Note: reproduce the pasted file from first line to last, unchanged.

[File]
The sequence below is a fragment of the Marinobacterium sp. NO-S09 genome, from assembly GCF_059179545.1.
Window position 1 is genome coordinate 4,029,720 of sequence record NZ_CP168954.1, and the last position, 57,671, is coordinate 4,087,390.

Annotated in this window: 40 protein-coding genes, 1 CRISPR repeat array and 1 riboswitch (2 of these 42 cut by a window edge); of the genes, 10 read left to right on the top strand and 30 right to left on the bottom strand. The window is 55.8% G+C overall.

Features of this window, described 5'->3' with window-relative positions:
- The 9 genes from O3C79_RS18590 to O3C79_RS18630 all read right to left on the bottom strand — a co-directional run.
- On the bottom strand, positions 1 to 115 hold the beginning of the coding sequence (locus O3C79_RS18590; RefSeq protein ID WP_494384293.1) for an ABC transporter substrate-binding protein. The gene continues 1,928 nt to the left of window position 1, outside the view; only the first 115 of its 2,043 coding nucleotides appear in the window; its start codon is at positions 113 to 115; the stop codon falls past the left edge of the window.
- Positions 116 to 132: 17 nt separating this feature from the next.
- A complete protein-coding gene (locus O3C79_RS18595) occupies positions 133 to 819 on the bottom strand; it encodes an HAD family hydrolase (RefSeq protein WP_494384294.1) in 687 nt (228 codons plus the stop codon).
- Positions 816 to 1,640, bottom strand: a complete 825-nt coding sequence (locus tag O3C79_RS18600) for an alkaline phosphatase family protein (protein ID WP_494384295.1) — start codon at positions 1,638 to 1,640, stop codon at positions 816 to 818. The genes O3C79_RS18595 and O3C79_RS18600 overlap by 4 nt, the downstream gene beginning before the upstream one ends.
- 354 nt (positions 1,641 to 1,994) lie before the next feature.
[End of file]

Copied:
The sequence below is a fragment of the Marinobacterium sp. NO-S09 genome, from assembly GCF_059179545.1.
Window position 1 is genome coordinate 4,029,720 of sequence record NZ_CP168954.1, and the last position, 57,671, is coordinate 4,087,390.

Annotated in this window: 40 protein-coding genes, 1 CRISPR repeat array and 1 riboswitch (2 of these 42 cut by a window edge); of the genes, 10 read left to right on the top strand and 30 right to left on the bottom strand. The window is 55.8% G+C overall.

Features of this window, described 5'->3' with window-relative positions:
- The 9 genes from O3C79_RS18590 to O3C79_RS18630 all read right to left on the bottom strand — a co-directional run.
- On the bottom strand, positions 1 to 115 hold the beginning of the coding sequence (locus O3C79_RS18590; RefSeq protein ID WP_494384293.1) for an ABC transporter substrate-binding protein. The gene continues 1,928 nt to the left of window position 1, outside the view; only the first 115 of its 2,043 coding nucleotides appear in the window; its start codon is at positions 113 to 115; the stop codon falls past the left edge of the window.
- Positions 116 to 132: 17 nt separating this feature from the next.
- A complete protein-coding gene (locus O3C79_RS18595) occupies positions 133 to 819 on the bottom strand; it encodes an HAD family hydrolase (RefSeq protein WP_494384294.1) in 687 nt (228 codons plus the stop codon).
- Positions 816 to 1,640, bottom strand: a complete 825-nt coding sequence (locus tag O3C79_RS18600) for an alkaline phosphatase family protein (protein ID WP_494384295.1) — start codon at positions 1,638 to 1,640, stop codon at positions 816 to 818. The genes O3C79_RS18595 and O3C79_RS18600 overlap by 4 nt, the downstream gene beginning before the upstream one ends.
- 354 nt (positions 1,641 to 1,994) lie before the next feature.